New results present C-peptide as a biologically active peptide hormone in its own right. Although C-peptide is formed from proinsulin and cosecreted with insulin, it is a separate entity with biochemical and physiological characteristics that differ from those of insulin. There is direct evidence of stereospecific binding of C-peptide to a cell surface receptor, which is different from those for insulin and other related hormones. The C-peptide binding site is most likely a G-protein-coupled receptor. The association constant for C-peptide binding is approximately 3 × 109 M-1. Saturation of the binding occurs already at a concentration of about 1 nM, which explains why C-peptide effects are not observed in healthy subjects. Binding of C-peptide results in activation of Ca2+ and MAPK-dependent pathways and stimulation of Na+,K+-ATPase and eNOS activities. The latter 2 enzymes are both deficient in several tissues in type 1 diabetes. There is some evidence that C-peptide, and insulin may interact synergistically on the insulin signaling pathway. Clinical evidence suggests that replacement of C-peptide, together with regular insulin therapy, may be beneficial in patients with type 1 diabetes and serve to retard or prevent the development of long-term complications. Copyright © Taylor and Francis Inc.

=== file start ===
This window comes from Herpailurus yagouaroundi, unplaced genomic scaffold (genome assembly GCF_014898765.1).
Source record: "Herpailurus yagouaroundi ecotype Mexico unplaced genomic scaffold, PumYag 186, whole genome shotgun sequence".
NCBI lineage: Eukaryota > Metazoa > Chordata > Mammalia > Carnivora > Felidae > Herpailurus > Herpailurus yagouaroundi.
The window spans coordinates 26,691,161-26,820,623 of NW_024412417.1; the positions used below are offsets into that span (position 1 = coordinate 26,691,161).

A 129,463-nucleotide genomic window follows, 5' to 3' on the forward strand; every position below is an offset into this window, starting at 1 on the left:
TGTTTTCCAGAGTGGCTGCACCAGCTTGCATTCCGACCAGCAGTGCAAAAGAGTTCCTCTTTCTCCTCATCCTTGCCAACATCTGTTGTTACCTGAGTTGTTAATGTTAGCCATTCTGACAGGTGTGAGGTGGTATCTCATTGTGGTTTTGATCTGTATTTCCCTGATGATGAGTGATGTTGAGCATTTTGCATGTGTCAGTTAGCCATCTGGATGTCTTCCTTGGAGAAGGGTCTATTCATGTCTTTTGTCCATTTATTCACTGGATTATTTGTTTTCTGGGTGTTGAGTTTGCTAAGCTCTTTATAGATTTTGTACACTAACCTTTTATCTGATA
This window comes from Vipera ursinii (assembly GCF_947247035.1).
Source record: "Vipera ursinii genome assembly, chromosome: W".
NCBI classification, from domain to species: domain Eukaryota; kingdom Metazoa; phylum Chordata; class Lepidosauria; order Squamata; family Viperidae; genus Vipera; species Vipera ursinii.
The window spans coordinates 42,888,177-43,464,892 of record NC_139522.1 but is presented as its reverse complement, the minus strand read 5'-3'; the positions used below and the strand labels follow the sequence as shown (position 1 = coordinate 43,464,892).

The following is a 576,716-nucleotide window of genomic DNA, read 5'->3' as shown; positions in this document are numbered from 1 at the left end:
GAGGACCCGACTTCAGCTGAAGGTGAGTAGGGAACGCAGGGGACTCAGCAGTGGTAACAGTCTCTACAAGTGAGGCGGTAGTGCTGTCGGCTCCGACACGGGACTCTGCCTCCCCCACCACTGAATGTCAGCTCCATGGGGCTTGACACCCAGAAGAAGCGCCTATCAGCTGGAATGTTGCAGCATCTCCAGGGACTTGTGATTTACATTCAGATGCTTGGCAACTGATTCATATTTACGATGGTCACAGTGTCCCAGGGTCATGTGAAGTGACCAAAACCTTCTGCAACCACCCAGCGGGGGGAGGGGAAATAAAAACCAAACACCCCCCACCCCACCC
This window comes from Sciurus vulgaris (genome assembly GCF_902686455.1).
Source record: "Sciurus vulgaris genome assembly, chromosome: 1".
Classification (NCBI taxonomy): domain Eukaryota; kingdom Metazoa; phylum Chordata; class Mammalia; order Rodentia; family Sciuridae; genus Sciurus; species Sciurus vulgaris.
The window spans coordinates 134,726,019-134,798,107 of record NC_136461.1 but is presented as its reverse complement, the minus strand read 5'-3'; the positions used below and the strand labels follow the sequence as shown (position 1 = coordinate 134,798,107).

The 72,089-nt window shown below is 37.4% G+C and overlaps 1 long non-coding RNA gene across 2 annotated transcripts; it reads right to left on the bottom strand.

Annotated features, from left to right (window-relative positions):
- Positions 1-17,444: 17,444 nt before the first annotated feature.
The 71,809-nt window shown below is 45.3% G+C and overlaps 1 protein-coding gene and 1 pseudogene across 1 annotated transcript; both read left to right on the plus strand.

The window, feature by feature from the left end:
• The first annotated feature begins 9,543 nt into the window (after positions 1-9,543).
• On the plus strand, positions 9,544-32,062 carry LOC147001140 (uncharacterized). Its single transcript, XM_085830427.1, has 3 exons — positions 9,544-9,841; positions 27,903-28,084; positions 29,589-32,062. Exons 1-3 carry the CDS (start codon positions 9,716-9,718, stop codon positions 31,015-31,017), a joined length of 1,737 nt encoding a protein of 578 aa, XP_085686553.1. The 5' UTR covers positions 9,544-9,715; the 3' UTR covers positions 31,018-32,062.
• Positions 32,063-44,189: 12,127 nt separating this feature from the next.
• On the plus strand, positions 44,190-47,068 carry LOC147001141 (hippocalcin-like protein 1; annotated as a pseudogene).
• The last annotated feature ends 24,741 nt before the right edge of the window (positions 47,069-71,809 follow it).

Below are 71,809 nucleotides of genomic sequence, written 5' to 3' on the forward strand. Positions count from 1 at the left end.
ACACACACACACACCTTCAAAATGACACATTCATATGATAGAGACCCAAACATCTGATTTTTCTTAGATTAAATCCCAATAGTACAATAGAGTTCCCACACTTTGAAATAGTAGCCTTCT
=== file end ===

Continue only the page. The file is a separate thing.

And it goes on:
Wahren, J., Shafqat, J., Johansson, J., Chibalin, A., Ekberg, K., & Jörnvall, H. (2004, January). Molecular and cellular effects of C-peptide - New perspectives on an old peptide. Experimental Diabesity Research. https://doi.org/10.1080/15438600490424479